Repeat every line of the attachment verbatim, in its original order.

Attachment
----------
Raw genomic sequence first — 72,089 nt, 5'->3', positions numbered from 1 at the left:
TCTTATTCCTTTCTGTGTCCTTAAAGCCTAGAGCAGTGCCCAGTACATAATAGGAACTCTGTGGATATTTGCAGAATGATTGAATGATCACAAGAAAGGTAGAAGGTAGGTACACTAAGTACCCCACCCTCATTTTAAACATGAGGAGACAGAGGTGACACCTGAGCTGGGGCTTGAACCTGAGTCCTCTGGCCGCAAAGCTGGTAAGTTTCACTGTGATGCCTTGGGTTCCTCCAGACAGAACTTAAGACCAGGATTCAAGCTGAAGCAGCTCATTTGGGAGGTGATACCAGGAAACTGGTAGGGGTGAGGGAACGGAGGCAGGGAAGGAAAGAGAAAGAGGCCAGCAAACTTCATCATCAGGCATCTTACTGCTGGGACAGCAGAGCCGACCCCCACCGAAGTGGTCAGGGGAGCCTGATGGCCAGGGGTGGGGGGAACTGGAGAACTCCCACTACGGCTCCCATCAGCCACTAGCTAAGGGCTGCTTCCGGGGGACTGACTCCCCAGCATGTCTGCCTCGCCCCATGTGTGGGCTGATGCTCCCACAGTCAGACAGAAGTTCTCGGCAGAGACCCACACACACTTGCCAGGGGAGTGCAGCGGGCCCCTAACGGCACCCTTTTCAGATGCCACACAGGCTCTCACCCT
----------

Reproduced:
Raw genomic sequence first — 72,089 nt, 5'->3', positions numbered from 1 at the left:
TCTTATTCCTTTCTGTGTCCTTAAAGCCTAGAGCAGTGCCCAGTACATAATAGGAACTCTGTGGATATTTGCAGAATGATTGAATGATCACAAGAAAGGTAGAAGGTAGGTACACTAAGTACCCCACCCTCATTTTAAACATGAGGAGACAGAGGTGACACCTGAGCTGGGGCTTGAACCTGAGTCCTCTGGCCGCAAAGCTGGTAAGTTTCACTGTGATGCCTTGGGTTCCTCCAGACAGAACTTAAGACCAGGATTCAAGCTGAAGCAGCTCATTTGGGAGGTGATACCAGGAAACTGGTAGGGGTGAGGGAACGGAGGCAGGGAAGGAAAGAGAAAGAGGCCAGCAAACTTCATCATCAGGCATCTTACTGCTGGGACAGCAGAGCCGACCCCCACCGAAGTGGTCAGGGGAGCCTGATGGCCAGGGGTGGGGGGAACTGGAGAACTCCCACTACGGCTCCCATCAGCCACTAGCTAAGGGCTGCTTCCGGGGGACTGACTCCCCAGCATGTCTGCCTCGCCCCATGTGTGGGCTGATGCTCCCACAGTCAGACAGAAGTTCTCGGCAGAGACCCACACACACTTGCCAGGGGAGTGCAGCGGGCCCCTAACGGCACCCTTTTCAGATGCCACACAGGCTCTCACCCT